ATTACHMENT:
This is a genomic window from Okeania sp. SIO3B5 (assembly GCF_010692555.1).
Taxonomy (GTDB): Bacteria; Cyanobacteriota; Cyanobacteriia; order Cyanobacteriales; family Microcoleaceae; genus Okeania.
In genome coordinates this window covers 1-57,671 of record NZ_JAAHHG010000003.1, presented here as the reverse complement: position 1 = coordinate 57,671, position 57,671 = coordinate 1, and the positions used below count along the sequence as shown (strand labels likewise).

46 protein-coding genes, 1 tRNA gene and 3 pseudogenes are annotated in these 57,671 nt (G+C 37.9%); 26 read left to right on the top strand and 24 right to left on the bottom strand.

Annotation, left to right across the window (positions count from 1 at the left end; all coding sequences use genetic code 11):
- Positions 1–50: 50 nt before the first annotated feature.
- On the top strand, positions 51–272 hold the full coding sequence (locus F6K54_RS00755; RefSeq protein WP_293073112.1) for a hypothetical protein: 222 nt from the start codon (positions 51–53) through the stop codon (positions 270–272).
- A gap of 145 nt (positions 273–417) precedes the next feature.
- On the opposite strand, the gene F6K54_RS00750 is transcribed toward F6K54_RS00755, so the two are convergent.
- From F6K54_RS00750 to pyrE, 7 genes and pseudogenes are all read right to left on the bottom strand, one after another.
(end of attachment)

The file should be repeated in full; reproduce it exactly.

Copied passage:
This is a genomic window from Okeania sp. SIO3B5 (assembly GCF_010692555.1).
Taxonomy (GTDB): Bacteria; Cyanobacteriota; Cyanobacteriia; order Cyanobacteriales; family Microcoleaceae; genus Okeania.
In genome coordinates this window covers 1-57,671 of record NZ_JAAHHG010000003.1, presented here as the reverse complement: position 1 = coordinate 57,671, position 57,671 = coordinate 1, and the positions used below count along the sequence as shown (strand labels likewise).

46 protein-coding genes, 1 tRNA gene and 3 pseudogenes are annotated in these 57,671 nt (G+C 37.9%); 26 read left to right on the top strand and 24 right to left on the bottom strand.

Annotation, left to right across the window (positions count from 1 at the left end; all coding sequences use genetic code 11):
- Positions 1–50: 50 nt before the first annotated feature.
- On the top strand, positions 51–272 hold the full coding sequence (locus F6K54_RS00755; RefSeq protein WP_293073112.1) for a hypothetical protein: 222 nt from the start codon (positions 51–53) through the stop codon (positions 270–272).
- A gap of 145 nt (positions 273–417) precedes the next feature.
- On the opposite strand, the gene F6K54_RS00750 is transcribed toward F6K54_RS00755, so the two are convergent.
- From F6K54_RS00750 to pyrE, 7 genes and pseudogenes are all read right to left on the bottom strand, one after another.